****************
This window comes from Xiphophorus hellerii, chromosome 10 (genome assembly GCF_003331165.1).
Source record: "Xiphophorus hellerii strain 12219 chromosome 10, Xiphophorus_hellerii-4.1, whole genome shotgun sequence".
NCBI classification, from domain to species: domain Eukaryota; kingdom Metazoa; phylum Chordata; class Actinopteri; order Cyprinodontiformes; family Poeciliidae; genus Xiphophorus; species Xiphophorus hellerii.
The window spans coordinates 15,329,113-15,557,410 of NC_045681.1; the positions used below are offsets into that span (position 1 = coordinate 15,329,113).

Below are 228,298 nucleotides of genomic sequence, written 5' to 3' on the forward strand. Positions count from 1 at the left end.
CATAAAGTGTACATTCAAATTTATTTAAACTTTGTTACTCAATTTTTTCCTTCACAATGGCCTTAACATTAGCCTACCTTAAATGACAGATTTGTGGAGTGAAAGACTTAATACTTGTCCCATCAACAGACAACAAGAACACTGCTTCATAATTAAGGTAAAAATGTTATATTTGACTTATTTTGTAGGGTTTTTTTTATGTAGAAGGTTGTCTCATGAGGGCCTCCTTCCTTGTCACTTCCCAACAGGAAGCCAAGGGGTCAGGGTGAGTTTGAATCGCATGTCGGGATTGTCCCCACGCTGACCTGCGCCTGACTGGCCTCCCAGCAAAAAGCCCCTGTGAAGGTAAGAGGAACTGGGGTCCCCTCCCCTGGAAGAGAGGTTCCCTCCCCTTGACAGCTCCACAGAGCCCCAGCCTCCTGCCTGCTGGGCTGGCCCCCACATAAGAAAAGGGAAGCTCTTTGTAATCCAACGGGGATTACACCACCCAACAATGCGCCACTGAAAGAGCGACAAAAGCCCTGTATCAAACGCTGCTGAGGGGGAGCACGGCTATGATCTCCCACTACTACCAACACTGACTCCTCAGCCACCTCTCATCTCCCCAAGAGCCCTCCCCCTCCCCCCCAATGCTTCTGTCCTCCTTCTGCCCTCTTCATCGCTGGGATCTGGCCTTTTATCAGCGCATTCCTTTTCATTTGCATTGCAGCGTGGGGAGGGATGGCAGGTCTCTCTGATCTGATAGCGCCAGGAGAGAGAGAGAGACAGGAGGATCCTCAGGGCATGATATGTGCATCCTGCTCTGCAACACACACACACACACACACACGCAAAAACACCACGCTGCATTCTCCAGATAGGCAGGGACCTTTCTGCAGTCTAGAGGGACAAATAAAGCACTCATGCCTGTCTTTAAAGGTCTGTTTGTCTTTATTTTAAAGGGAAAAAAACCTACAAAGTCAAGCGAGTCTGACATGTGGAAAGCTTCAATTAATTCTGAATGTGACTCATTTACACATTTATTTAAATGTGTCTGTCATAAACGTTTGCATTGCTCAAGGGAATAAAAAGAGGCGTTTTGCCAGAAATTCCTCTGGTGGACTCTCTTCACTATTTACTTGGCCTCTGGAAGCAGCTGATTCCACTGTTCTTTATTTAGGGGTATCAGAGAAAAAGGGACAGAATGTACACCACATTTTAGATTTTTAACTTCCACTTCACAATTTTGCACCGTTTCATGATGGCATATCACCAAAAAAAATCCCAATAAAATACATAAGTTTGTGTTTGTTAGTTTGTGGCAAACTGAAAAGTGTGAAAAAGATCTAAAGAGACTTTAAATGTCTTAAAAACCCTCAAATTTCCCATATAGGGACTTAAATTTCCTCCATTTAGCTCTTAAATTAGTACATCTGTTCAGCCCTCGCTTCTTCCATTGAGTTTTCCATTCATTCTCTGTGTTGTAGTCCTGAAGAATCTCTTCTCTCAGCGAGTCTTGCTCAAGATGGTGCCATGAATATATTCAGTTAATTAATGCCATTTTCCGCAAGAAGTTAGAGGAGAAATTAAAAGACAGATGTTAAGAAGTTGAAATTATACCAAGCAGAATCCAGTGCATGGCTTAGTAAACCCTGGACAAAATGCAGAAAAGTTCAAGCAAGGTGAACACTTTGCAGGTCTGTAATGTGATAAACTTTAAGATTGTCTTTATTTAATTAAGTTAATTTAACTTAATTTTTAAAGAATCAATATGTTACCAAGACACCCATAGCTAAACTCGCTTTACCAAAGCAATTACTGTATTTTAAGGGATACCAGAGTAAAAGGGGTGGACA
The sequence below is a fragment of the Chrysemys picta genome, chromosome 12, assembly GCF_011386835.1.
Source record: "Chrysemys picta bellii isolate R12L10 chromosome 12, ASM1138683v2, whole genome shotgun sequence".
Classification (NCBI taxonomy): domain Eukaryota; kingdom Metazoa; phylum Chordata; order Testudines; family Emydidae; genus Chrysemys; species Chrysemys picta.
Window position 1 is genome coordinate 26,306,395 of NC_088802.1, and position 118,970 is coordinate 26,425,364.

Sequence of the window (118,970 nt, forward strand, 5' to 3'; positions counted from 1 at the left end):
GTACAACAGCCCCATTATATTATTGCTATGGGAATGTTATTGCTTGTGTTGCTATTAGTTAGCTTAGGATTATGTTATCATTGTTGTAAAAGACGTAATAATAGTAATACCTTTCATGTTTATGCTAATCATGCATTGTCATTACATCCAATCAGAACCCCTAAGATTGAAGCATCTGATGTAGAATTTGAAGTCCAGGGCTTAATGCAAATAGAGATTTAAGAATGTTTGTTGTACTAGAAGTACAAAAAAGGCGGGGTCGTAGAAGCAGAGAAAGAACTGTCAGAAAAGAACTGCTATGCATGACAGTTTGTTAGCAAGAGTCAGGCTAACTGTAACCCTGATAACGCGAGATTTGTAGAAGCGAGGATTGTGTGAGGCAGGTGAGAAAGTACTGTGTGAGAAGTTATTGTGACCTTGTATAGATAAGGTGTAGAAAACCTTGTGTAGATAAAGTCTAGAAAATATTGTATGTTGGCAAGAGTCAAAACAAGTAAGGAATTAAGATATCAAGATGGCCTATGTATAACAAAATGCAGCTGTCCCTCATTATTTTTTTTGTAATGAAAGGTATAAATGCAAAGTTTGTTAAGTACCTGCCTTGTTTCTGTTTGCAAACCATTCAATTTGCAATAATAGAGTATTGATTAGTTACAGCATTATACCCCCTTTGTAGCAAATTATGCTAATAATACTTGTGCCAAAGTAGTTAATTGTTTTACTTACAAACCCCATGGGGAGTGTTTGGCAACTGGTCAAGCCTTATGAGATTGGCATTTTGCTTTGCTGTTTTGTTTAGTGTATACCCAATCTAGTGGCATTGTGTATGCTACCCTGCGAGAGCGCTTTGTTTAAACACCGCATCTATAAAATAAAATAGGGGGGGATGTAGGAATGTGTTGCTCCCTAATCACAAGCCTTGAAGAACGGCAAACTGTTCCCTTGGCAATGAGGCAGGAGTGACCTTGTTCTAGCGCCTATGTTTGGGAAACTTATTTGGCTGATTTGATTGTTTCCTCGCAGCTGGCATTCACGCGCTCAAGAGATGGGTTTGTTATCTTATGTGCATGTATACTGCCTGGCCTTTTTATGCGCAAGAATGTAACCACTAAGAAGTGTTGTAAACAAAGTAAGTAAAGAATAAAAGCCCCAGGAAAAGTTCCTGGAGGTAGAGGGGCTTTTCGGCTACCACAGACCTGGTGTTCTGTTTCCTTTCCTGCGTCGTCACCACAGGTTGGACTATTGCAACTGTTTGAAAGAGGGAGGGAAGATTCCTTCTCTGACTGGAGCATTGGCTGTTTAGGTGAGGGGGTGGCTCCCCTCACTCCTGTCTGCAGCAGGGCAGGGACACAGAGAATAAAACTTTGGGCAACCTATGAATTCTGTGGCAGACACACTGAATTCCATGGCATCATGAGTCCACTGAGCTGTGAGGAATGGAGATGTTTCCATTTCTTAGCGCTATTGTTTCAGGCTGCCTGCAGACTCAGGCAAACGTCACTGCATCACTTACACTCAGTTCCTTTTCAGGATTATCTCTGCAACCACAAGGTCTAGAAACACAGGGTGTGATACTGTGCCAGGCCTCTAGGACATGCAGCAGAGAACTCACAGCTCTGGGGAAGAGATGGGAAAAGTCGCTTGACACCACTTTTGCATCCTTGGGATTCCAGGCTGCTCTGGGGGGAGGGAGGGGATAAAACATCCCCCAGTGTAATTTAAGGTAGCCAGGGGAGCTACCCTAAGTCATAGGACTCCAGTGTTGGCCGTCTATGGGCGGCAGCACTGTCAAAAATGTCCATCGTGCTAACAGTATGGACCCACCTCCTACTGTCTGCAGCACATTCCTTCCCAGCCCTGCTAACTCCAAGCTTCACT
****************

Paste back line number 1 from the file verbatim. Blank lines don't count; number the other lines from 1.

This window comes from Xiphophorus hellerii, chromosome 10 (genome assembly GCF_003331165.1).